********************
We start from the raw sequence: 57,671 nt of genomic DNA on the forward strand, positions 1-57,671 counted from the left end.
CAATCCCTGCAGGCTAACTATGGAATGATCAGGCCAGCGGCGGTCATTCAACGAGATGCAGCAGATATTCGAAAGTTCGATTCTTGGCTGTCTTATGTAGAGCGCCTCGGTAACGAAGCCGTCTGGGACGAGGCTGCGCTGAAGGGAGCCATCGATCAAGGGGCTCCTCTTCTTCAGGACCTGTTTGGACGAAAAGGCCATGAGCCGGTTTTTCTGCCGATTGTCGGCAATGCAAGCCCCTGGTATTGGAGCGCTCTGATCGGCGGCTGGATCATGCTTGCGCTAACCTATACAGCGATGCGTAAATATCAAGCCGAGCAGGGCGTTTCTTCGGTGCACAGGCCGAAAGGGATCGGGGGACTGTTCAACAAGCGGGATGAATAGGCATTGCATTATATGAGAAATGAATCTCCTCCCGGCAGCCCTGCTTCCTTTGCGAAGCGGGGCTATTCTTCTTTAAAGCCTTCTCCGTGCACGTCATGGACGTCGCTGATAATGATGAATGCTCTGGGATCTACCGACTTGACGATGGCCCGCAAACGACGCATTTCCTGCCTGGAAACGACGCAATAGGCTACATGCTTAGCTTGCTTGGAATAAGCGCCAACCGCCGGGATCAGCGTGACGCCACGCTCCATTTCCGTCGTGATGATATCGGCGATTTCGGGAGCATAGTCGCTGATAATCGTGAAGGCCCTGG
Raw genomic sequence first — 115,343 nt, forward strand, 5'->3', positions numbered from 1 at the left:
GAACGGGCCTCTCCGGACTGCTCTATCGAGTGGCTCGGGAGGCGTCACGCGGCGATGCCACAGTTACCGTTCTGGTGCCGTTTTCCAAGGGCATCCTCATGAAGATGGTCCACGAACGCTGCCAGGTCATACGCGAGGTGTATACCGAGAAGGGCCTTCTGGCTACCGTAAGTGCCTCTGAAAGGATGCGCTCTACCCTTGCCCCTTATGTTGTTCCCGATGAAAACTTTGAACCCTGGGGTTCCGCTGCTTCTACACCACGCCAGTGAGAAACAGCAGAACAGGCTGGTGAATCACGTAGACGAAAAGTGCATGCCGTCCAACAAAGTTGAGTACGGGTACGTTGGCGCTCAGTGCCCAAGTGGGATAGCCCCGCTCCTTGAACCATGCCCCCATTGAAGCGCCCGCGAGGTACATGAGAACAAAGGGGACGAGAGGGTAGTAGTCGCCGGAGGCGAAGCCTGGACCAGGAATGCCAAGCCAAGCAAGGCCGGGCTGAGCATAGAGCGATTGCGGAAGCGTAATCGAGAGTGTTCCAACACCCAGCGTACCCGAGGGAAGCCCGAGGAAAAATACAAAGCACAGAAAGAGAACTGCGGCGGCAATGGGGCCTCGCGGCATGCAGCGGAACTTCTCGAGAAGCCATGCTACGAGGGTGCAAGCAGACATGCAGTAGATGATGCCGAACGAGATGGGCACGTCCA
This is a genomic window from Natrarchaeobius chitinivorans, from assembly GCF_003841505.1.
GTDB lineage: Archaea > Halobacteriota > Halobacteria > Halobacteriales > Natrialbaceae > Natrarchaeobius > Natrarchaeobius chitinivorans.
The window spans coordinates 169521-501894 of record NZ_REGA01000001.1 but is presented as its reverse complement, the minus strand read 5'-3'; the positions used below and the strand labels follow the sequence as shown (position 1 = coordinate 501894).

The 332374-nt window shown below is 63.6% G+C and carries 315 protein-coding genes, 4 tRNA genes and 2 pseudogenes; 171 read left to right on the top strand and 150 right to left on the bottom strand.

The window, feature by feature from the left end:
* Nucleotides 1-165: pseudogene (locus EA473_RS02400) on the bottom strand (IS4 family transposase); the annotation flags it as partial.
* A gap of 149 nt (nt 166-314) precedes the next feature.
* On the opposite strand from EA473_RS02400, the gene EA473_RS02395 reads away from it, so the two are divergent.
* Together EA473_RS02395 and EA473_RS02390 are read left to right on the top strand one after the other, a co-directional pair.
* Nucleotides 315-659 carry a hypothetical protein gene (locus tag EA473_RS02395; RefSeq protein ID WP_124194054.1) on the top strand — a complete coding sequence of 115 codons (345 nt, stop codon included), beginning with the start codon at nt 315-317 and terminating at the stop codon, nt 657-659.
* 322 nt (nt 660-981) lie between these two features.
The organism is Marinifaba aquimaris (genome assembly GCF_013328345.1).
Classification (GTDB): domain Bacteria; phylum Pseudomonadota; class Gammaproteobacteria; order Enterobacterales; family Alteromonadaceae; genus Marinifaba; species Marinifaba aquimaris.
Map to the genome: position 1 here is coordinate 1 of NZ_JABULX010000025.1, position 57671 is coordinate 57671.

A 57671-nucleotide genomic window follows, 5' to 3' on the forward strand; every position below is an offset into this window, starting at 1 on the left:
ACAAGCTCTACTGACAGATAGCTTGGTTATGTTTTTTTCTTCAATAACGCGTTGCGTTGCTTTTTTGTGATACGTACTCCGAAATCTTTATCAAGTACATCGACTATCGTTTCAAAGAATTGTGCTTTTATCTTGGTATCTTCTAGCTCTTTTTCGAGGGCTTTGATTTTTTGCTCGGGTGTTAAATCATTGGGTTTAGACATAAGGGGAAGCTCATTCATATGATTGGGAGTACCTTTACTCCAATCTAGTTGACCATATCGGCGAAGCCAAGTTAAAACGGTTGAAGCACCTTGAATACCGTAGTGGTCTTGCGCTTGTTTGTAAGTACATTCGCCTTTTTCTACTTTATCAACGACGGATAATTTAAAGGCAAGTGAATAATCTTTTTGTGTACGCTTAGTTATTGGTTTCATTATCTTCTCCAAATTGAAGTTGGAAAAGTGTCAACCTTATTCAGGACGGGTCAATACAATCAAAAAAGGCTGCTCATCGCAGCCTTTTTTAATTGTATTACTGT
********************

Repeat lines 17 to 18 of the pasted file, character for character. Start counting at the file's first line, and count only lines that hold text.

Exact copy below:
Classification (GTDB): domain Bacteria; phylum Pseudomonadota; class Gammaproteobacteria; order Enterobacterales; family Alteromonadaceae; genus Marinifaba; species Marinifaba aquimaris.
Map to the genome: position 1 here is coordinate 1 of NZ_JABULX010000025.1, position 57671 is coordinate 57671.